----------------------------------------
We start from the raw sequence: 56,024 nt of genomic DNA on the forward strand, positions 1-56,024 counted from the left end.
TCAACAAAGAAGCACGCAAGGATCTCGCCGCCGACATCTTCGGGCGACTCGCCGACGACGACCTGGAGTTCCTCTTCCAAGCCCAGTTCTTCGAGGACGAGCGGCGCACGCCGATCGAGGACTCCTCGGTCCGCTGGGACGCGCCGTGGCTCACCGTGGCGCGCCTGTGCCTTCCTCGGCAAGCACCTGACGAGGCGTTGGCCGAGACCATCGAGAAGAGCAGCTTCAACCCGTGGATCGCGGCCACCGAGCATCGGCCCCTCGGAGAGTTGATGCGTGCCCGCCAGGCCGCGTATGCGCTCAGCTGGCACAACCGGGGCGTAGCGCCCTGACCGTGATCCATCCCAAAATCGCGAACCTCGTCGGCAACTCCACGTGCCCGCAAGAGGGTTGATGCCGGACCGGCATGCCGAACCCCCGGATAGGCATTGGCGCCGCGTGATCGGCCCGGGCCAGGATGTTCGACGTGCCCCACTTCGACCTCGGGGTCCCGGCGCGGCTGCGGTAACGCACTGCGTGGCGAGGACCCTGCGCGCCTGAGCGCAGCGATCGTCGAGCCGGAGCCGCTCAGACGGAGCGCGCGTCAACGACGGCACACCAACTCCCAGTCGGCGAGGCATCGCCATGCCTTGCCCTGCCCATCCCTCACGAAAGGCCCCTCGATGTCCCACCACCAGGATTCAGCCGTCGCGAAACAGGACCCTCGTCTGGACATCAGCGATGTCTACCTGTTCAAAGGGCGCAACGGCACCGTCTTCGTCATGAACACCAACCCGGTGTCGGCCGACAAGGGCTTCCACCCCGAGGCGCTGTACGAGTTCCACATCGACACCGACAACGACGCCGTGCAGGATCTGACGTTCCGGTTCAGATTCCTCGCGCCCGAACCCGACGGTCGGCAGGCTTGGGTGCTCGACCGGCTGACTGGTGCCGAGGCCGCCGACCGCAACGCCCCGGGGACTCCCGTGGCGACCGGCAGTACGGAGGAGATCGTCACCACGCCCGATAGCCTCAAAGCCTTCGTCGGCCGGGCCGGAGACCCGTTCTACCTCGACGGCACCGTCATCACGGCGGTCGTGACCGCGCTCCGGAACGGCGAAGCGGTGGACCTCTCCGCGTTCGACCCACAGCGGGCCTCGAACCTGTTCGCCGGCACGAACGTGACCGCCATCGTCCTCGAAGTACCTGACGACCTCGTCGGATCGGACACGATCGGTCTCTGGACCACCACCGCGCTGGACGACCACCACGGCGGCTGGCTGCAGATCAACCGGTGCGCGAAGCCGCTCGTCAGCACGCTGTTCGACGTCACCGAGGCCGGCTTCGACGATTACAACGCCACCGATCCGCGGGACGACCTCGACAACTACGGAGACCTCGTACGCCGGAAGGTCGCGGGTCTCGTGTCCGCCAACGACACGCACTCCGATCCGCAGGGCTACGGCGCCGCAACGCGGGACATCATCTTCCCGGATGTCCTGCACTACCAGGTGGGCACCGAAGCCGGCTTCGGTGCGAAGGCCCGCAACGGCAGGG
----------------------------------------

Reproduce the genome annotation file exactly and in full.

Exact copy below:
We start from the raw sequence: 56,024 nt of genomic DNA on the forward strand, positions 1-56,024 counted from the left end.
TCAACAAAGAAGCACGCAAGGATCTCGCCGCCGACATCTTCGGGCGACTCGCCGACGACGACCTGGAGTTCCTCTTCCAAGCCCAGTTCTTCGAGGACGAGCGGCGCACGCCGATCGAGGACTCCTCGGTCCGCTGGGACGCGCCGTGGCTCACCGTGGCGCGCCTGTGCCTTCCTCGGCAAGCACCTGACGAGGCGTTGGCCGAGACCATCGAGAAGAGCAGCTTCAACCCGTGGATCGCGGCCACCGAGCATCGGCCCCTCGGAGAGTTGATGCGTGCCCGCCAGGCCGCGTATGCGCTCAGCTGGCACAACCGGGGCGTAGCGCCCTGACCGTGATCCATCCCAAAATCGCGAACCTCGTCGGCAACTCCACGTGCCCGCAAGAGGGTTGATGCCGGACCGGCATGCCGAACCCCCGGATAGGCATTGGCGCCGCGTGATCGGCCCGGGCCAGGATGTTCGACGTGCCCCACTTCGACCTCGGGGTCCCGGCGCGGCTGCGGTAACGCACTGCGTGGCGAGGACCCTGCGCGCCTGAGCGCAGCGATCGTCGAGCCGGAGCCGCTCAGACGGAGCGCGCGTCAACGACGGCACACCAACTCCCAGTCGGCGAGGCATCGCCATGCCTTGCCCTGCCCATCCCTCACGAAAGGCCCCTCGATGTCCCACCACCAGGATTCAGCCGTCGCGAAACAGGACCCTCGTCTGGACATCAGCGATGTCTACCTGTTCAAAGGGCGCAACGGCACCGTCTTCGTCATGAACACCAACCCGGTGTCGGCCGACAAGGGCTTCCACCCCGAGGCGCTGTACGAGTTCCACATCGACACCGACAACGACGCCGTGCAGGATCTGACGTTCCGGTTCAGATTCCTCGCGCCCGAACCCGACGGTCGGCAGGCTTGGGTGCTCGACCGGCTGACTGGTGCCGAGGCCGCCGACCGCAACGCCCCGGGGACTCCCGTGGCGACCGGCAGTACGGAGGAGATCGTCACCACGCCCGATAGCCTCAAAGCCTTCGTCGGCCGGGCCGGAGACCCGTTCTACCTCGACGGCACCGTCATCACGGCGGTCGTGACCGCGCTCCGGAACGGCGAAGCGGTGGACCTCTCCGCGTTCGACCCACAGCGGGCCTCGAACCTGTTCGCCGGCACGAACGTGACCGCCATCGTCCTCGAAGTACCTGACGACCTCGTCGGATCGGACACGATCGGTCTCTGGACCACCACCGCGCTGGACGACCACCACGGCGGCTGGCTGCAGATCAACCGGTGCGCGAAGCCGCTCGTCAGCACGCTGTTCGACGTCACCGAGGCCGGCTTCGACGATTACAACGCCACCGATCCGCGGGACGACCTCGACAACTACGGAGACCTCGTACGCCGGAAGGTCGCGGGTCTCGTGTCCGCCAACGACACGCACTCCGATCCGCAGGGCTACGGCGCCGCAACGCGGGACATCATCTTCCCGGATGTCCTGCACTACCAGGTGGGCACCGAAGCCGGCTTCGGTGCGAAGGCCCGCAACGGCAGGG